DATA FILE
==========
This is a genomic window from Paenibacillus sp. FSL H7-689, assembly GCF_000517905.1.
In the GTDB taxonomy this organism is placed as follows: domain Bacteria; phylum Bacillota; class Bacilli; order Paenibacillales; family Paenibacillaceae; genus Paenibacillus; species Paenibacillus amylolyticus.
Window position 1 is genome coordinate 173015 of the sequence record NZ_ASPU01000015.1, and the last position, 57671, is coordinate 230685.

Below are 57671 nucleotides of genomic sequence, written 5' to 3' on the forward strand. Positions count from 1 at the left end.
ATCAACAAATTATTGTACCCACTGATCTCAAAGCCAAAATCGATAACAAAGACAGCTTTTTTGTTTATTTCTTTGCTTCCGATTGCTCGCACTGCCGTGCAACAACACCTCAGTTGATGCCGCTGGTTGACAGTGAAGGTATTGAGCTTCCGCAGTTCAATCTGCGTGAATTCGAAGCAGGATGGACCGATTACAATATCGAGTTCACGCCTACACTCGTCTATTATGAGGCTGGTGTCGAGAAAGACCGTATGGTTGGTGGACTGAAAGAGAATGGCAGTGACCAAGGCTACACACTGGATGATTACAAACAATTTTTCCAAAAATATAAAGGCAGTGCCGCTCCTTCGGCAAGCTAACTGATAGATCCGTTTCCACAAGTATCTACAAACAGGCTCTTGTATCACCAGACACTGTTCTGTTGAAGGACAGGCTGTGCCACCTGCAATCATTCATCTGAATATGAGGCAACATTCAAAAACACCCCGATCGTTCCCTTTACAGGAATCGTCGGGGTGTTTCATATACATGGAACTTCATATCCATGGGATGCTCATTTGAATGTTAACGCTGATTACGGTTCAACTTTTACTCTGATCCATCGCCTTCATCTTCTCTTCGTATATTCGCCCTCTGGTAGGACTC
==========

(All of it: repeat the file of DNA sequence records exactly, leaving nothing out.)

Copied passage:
This is a genomic window from Paenibacillus sp. FSL H7-689, assembly GCF_000517905.1.
In the GTDB taxonomy this organism is placed as follows: domain Bacteria; phylum Bacillota; class Bacilli; order Paenibacillales; family Paenibacillaceae; genus Paenibacillus; species Paenibacillus amylolyticus.
Window position 1 is genome coordinate 173015 of the sequence record NZ_ASPU01000015.1, and the last position, 57671, is coordinate 230685.

Below are 57671 nucleotides of genomic sequence, written 5' to 3' on the forward strand. Positions count from 1 at the left end.
ATCAACAAATTATTGTACCCACTGATCTCAAAGCCAAAATCGATAACAAAGACAGCTTTTTTGTTTATTTCTTTGCTTCCGATTGCTCGCACTGCCGTGCAACAACACCTCAGTTGATGCCGCTGGTTGACAGTGAAGGTATTGAGCTTCCGCAGTTCAATCTGCGTGAATTCGAAGCAGGATGGACCGATTACAATATCGAGTTCACGCCTACACTCGTCTATTATGAGGCTGGTGTCGAGAAAGACCGTATGGTTGGTGGACTGAAAGAGAATGGCAGTGACCAAGGCTACACACTGGATGATTACAAACAATTTTTCCAAAAATATAAAGGCAGTGCCGCTCCTTCGGCAAGCTAACTGATAGATCCGTTTCCACAAGTATCTACAAACAGGCTCTTGTATCACCAGACACTGTTCTGTTGAAGGACAGGCTGTGCCACCTGCAATCATTCATCTGAATATGAGGCAACATTCAAAAACACCCCGATCGTTCCCTTTACAGGAATCGTCGGGGTGTTTCATATACATGGAACTTCATATCCATGGGATGCTCATTTGAATGTTAACGCTGATTACGGTTCAACTTTTACTCTGATCCATCGCCTTCATCTTCTCTTCGTATATTCGCCCTCTGGTAGGACTC